COVID Vaccine Issues

These are some of my concerns based on my research to date:

There are unique and unknown risks to messenger RNA vaccines, including local and systemic inflammatory responses that could lead to autoimmune conditions.

An article published by the National Center for Biotechnology Information, a division of the National Institutes of Health, said other risks include the bio-distribution and persistence of the induced immunogen expression; possible development of auto-reactive antibodies; and toxic effects of any non-native nucleotides and delivery system components.

The current evidence base on messenger RNA (mRNA) vaccines is made up entirely of small early-stage trials, nearly all of which examined only short-term outcomes. They lack sufficient power for testing the statistical significance of most results, and for assessing the risk of serious but uncommon adverse events.

A component of the vaccines, polyethylene glycol (PEG), may also cause reactions up to and including anaphylactic shock. PEGs were long thought to be biologically inert, but a growing body of evidence suggests they are not. As much as 72% of people have at least some antibodies against PEGs. The mechanism behind PEG-conjugated anaphylaxis is relatively unknown.

Pathogenic priming may be occurring involving autoimmunity against multiple proteins following Covid vaccination. This is consistent with other observations observed during autoimmunity, including the release of proinflammatory cytokines and cytokine storm.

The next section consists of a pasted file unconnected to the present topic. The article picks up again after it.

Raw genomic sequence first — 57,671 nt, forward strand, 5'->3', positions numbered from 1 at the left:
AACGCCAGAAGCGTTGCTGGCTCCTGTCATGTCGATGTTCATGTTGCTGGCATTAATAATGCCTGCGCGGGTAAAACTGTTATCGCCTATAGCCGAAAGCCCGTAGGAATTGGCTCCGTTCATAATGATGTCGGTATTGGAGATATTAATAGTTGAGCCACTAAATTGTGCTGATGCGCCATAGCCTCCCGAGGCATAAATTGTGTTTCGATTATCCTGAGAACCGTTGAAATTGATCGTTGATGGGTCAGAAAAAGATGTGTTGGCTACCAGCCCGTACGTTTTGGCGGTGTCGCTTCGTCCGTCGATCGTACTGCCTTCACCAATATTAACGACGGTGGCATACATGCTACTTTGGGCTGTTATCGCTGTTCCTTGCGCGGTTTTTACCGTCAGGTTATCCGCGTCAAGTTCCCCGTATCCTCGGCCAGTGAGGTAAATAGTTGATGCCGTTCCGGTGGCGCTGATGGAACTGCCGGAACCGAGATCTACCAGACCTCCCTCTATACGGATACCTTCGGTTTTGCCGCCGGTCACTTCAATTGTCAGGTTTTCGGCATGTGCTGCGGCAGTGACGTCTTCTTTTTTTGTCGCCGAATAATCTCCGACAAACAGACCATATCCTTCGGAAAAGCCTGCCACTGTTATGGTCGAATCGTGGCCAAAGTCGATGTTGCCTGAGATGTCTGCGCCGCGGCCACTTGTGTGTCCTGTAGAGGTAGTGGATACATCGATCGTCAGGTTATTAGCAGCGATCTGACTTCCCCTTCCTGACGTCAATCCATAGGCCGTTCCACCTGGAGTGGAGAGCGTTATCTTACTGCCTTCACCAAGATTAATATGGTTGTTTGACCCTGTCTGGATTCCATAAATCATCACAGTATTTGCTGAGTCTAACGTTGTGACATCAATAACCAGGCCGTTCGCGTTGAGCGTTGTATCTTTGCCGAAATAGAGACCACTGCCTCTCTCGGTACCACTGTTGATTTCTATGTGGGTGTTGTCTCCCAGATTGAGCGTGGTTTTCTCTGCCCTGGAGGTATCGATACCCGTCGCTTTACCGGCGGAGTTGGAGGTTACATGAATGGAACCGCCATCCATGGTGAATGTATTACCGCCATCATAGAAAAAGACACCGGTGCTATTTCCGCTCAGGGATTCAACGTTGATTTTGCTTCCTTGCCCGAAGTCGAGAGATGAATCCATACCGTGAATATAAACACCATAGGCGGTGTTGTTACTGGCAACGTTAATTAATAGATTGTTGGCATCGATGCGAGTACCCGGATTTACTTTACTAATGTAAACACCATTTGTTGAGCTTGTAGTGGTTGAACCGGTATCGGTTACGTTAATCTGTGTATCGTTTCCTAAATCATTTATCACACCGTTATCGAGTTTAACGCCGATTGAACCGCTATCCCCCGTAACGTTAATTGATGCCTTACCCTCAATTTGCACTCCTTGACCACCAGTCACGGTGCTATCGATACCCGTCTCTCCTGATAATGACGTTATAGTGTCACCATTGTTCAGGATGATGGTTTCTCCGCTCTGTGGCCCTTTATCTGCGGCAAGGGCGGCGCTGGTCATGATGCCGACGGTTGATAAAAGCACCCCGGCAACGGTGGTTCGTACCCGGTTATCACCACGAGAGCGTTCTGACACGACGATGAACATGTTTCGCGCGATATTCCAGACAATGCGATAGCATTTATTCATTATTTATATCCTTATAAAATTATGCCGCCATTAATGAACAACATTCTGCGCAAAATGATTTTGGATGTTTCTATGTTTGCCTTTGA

One point of evidence indicating that the risks are not insignificant: Pharmaceutical companies have total immunity from liability if something goes wrong with their vaccines. Furthermore, government programs to provide funds for ‘covered countermeasures’ – such as vaccines – may not include the COVID vaccines or frequently do not cover these situations because they require stringent documentation that the death or disability resulted from precisely that countermeasure.

Also, having undertaken the risks to take the vaccine, there is no assurance that the protection will be long term. People who have had COVID and have the antibodies in their systems are vulnerable to re-infection in a very short period of time. There is, however, ample warning that having the vaccine doesn’t eliminate the need for wearing a mask or observing the other precautions except in situations where everyone has been vaccinated or the unvaccinated people are not at risk of serious COVID effects.

To take these risks for a vaccine against a disease from which I am unlikely to contract and, if I did, would probably to be cured with an inexpensive, safe medication (Ivermectin) fails the benefit-risk analysis in my opinion. I take the COVID pandemic very seriously, but feel that zealously observing the precautions without the vaccine is the more realistic course of action at this time.